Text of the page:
We find three novel results. Firstly the internal opportunity cost of time is found to be very similar to the market wage rates used in the local area for similar labour tasks. The agricultural household literature indicates that in situations of functioning labour markets the households’ shadow wage rate will equal the market wage rate. Our result thus provides evidence of a functioning labour market.

Our second novel finding is that non-attendance of the payment vehicle is consistent between the monetary and labour payment vehicles. Roughly 28–29 % of each sample ignores the payment attribute whilst considering the other two attributes. This result indicates that the choice of payment vehicle has less of an impact on valuation estimates than if the payment vehicle itself was leading to non-attendance or low engagement.

Our third novel finding is that we find no significant marginal utility differences or differences in the consistency of choice due to the payment vehicle. The payment vehicle itself is not leading to significantly different levels of noise and choice inconsistency.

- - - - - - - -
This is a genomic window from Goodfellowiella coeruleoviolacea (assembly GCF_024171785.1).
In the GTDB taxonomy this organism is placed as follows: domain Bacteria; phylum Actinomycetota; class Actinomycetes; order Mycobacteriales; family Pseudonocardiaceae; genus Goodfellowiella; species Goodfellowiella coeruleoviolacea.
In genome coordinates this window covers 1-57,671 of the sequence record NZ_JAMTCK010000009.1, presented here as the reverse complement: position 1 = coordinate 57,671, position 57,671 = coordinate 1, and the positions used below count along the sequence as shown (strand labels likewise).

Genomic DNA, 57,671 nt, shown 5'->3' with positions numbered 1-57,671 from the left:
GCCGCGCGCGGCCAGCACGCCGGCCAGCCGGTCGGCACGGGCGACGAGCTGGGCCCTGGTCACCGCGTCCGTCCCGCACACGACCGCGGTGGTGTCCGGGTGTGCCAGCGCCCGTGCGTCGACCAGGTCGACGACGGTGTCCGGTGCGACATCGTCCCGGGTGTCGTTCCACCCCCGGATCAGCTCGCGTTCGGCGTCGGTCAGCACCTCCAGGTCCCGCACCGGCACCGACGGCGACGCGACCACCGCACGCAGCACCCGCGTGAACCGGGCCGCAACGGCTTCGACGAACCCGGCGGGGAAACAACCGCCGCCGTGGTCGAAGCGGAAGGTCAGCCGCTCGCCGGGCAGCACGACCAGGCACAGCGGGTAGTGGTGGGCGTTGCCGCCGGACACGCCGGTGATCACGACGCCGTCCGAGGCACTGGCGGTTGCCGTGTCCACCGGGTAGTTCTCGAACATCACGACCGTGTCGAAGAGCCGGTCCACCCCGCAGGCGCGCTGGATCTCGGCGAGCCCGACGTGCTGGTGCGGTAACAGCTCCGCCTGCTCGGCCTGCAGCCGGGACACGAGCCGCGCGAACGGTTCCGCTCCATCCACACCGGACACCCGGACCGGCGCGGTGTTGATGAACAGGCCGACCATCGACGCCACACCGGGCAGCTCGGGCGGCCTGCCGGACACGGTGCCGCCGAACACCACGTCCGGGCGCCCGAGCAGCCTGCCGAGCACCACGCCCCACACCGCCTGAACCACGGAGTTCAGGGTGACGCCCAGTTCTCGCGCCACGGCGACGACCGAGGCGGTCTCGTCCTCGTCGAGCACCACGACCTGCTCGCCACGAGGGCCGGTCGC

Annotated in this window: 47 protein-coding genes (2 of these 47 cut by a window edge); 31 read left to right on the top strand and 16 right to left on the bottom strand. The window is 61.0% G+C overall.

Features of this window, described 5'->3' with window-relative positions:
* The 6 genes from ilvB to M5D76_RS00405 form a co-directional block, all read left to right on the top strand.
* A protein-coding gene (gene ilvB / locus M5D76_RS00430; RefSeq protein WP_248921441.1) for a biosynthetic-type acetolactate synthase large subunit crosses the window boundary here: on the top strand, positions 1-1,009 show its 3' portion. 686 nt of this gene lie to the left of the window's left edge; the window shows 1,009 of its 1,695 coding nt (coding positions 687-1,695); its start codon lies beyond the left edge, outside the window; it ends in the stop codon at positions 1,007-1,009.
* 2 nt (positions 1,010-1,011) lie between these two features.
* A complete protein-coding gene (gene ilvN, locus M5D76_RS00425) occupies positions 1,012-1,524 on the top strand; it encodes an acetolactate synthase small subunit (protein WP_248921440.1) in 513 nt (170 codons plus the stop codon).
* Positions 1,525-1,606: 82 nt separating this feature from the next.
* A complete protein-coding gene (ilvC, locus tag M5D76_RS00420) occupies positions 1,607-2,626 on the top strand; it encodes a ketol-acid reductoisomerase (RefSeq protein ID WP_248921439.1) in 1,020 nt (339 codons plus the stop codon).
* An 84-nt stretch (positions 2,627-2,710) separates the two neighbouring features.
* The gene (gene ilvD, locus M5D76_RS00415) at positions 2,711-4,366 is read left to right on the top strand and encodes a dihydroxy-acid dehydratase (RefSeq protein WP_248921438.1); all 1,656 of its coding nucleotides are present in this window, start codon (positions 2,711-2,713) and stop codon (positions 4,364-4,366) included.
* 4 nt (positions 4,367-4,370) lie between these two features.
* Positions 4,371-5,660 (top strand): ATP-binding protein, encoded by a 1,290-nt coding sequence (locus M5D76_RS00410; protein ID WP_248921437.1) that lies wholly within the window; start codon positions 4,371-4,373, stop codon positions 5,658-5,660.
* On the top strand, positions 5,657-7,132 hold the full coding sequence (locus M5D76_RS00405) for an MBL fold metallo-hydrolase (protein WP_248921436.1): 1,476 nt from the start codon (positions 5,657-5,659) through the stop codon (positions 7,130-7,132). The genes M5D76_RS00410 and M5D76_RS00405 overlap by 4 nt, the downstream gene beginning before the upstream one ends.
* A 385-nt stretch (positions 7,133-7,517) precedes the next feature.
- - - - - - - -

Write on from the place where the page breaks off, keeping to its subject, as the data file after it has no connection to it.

The results of these tests indicate that there is little difference between the money or work payment vehicles for estimating welfare values in our study. This finding is different to previous studies where respondents have been found to offer a higher value of time than they do money (e.g. Abramson et al. 2011). Our results provide support for the use of monetary payment vehicles in rural developing country contexts. Further work is warranted to examine the replicability of this finding in other locations. Given the hypothesis that the functionality of labour markets will lead to the convergences of market and shadow wage rates, future research should examine the replicability of the result in areas more remote from urban centres and with varying levels of marketisation. Our study sites, although rural, were situated in villages surrounding a highway which provides a connection to Phnom Penh, with some households located as little as 15 km away from the edge of the city.

Our findings suggests that, for our study case, respondents have a valuation of time similar to the market value, for similar labour tasks, and the choice of payment vehicle itself does not impact the estimated models in terms of choice probabilities or choice consistency. Given the additional complications and uncertainties interpreting the monetary costs of time in order to monetise labour contributions, WTP would seem the most straightforward economic measure in this circumstance.

In cases where labour markets are missing, or not functioning, which is perhaps the more frequent scenario in rural developing areas, the use of WTW measures should still be explored. In order to utilise these methods however, better methods of estimating shadow costs of time should be developed which allow for variation in opportunity cost over the year, particularly the farming seasons.